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Asked by KelliMae on September 10, 2017

Are extra-curricular activities in college important to a potential employer?

Answered by Phil, Hiring Expert at Merck & Co., Inc., on September 13, 2017

I think that they can be in order to show that you're a well-rounded candidate. It's important, though, not to think about getting involved in a plethora of activities just for the sake of doing "something" - employers are much more interested in leadership-type roles, or activities that you are truly passionate about and connect with. Find one or two activities that you truly enjoy and spend time getting deeply involved with them. Then, you'll be able to connect your involvement a lot more than if you were only superficially involved in many different things. -Phil

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Answered by Tony, Hiring Expert at Hill-Rom, on September 13, 2017

Hello and great question! Employers value anything you do in college that can show you took initiative and became an active member of an organization or that activity. If you are involved in these types of extracurricular activities on top of a full school schedule this shows a ton of responsibility, drive, and ambition. I wouldn’t worry about organizations to avoid and seek out groups that interest you and that you can make the most impact in. Being involved in these type of activities and organizations while in college will go a long way in terms of gaining valuable life experience as well as making you more marketable upon graduation. Hope this helps and best of luck!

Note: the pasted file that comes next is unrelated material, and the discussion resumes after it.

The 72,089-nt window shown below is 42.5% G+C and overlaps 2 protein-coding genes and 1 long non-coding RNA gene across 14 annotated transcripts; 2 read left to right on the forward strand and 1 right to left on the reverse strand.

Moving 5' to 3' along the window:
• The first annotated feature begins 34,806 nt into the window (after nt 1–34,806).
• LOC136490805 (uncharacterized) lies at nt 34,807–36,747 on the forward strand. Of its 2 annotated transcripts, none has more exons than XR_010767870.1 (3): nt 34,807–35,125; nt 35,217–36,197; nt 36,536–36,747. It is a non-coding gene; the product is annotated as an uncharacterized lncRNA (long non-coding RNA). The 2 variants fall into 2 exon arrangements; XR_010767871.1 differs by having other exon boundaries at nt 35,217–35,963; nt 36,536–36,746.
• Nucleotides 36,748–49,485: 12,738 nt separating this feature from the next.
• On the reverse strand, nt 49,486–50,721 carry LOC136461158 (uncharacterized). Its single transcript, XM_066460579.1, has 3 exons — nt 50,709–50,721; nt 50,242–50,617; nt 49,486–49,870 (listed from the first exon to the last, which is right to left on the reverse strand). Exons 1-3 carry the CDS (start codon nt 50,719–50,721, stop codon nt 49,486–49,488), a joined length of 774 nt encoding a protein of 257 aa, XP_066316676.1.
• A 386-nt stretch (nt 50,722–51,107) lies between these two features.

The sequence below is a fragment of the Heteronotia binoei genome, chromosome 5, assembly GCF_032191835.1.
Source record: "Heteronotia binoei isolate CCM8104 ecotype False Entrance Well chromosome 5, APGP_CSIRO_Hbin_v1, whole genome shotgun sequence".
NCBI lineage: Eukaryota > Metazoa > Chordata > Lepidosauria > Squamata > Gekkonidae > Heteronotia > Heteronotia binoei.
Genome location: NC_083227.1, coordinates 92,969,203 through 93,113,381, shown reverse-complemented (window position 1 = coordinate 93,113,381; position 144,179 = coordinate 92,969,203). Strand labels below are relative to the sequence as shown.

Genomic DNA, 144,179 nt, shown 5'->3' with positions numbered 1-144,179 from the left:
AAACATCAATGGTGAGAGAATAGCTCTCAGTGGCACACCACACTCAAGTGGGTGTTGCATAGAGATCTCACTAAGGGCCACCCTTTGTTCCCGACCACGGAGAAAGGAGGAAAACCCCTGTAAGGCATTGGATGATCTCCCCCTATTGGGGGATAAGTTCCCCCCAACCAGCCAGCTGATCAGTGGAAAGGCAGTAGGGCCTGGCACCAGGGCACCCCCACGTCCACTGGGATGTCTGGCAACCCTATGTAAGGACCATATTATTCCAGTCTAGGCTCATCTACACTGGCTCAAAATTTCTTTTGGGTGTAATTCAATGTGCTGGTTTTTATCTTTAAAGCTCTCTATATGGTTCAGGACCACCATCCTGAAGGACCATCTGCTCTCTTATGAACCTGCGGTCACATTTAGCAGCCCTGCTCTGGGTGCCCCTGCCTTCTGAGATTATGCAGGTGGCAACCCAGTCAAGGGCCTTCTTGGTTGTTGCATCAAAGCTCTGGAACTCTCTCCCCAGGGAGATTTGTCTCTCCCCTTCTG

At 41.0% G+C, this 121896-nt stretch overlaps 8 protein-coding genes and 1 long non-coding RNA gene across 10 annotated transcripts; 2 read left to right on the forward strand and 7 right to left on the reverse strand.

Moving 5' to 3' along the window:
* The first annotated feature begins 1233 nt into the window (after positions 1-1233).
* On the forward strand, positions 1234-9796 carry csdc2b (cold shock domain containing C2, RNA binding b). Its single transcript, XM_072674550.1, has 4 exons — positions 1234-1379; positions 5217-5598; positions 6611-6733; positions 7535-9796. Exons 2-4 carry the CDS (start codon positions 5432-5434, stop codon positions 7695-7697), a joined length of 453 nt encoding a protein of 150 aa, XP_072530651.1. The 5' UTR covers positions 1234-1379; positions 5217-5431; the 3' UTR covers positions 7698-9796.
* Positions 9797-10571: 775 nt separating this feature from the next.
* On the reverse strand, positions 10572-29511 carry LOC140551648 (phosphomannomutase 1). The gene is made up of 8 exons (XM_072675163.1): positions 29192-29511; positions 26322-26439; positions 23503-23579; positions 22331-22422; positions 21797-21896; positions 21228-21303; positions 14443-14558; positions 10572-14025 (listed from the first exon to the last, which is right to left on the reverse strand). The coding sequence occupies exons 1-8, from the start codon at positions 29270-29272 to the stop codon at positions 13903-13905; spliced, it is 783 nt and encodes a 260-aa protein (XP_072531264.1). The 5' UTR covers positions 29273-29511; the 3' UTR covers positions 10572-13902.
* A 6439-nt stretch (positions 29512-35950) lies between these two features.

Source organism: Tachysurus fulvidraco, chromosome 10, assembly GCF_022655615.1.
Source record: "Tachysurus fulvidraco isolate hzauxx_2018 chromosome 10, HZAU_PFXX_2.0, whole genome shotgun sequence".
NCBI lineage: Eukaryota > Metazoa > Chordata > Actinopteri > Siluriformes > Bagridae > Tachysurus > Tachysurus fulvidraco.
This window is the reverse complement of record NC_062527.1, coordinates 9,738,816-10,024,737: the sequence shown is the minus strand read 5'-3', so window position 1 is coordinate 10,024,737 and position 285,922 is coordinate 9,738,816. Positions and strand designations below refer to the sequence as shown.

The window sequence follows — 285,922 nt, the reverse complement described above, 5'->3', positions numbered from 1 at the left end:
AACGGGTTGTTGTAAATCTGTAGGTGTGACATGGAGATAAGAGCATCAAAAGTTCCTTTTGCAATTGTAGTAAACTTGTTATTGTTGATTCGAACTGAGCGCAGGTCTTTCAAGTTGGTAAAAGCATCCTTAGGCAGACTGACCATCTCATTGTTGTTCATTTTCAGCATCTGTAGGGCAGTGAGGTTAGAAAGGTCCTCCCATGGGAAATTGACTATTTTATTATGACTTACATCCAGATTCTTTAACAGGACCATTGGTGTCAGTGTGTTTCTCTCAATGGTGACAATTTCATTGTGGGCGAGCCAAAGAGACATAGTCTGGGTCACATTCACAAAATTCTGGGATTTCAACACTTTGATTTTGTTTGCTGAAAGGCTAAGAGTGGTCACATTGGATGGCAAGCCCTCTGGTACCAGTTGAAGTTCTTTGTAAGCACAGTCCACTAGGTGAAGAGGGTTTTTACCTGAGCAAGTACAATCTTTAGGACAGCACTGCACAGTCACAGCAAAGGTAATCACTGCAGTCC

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Answered by Ashley, Hiring Expert at Cardinal Health, on February 7, 2018

I think any involvement outside of the classroom is appreciated by potential employers. By being involved in extra-curricular activities, it can show you are a well-rounded student and can juggle multiple priorities. It is important to be an active participant though. As you think about your extra-curricular involvement, quality is more important than quantity. I would be mindful that you aren't joining clubs just to build your resume, but that you are gaining something from your involvement. If an employer asks you about your involvement in a specific group, you should be able to speak to it beyond just saying that you attend monthly meetings.

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